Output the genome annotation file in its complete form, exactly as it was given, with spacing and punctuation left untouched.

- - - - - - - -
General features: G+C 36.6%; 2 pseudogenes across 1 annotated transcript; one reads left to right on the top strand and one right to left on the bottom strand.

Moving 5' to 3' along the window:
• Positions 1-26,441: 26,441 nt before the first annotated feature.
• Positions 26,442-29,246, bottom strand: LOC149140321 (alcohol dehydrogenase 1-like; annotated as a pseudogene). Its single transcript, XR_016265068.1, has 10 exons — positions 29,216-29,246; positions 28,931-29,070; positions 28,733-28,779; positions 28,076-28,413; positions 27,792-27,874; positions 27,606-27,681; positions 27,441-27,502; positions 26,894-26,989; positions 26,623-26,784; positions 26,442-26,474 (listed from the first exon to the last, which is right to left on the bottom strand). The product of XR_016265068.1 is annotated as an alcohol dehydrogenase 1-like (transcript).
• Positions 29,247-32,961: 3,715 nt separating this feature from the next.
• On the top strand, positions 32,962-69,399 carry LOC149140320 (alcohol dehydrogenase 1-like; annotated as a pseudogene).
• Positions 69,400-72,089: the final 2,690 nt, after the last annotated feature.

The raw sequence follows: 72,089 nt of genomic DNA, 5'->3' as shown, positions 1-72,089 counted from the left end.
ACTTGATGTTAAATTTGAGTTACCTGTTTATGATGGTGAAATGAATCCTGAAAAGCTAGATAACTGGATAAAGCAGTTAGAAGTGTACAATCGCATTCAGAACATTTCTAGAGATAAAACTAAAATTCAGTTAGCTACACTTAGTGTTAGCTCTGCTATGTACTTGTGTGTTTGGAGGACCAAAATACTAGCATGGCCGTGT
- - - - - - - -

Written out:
General features: G+C 36.6%; 2 pseudogenes across 1 annotated transcript; one reads left to right on the top strand and one right to left on the bottom strand.

Moving 5' to 3' along the window:
• Positions 1-26,441: 26,441 nt before the first annotated feature.
• Positions 26,442-29,246, bottom strand: LOC149140321 (alcohol dehydrogenase 1-like; annotated as a pseudogene). Its single transcript, XR_016265068.1, has 10 exons — positions 29,216-29,246; positions 28,931-29,070; positions 28,733-28,779; positions 28,076-28,413; positions 27,792-27,874; positions 27,606-27,681; positions 27,441-27,502; positions 26,894-26,989; positions 26,623-26,784; positions 26,442-26,474 (listed from the first exon to the last, which is right to left on the bottom strand). The product of XR_016265068.1 is annotated as an alcohol dehydrogenase 1-like (transcript).
• Positions 29,247-32,961: 3,715 nt separating this feature from the next.
• On the top strand, positions 32,962-69,399 carry LOC149140320 (alcohol dehydrogenase 1-like; annotated as a pseudogene).
• Positions 69,400-72,089: the final 2,690 nt, after the last annotated feature.

The raw sequence follows: 72,089 nt of genomic DNA, 5'->3' as shown, positions 1-72,089 counted from the left end.
ACTTGATGTTAAATTTGAGTTACCTGTTTATGATGGTGAAATGAATCCTGAAAAGCTAGATAACTGGATAAAGCAGTTAGAAGTGTACAATCGCATTCAGAACATTTCTAGAGATAAAACTAAAATTCAGTTAGCTACACTTAGTGTTAGCTCTGCTATGTACTTGTGTGTTTGGAGGACCAAAATACTAGCATGGCCGTGT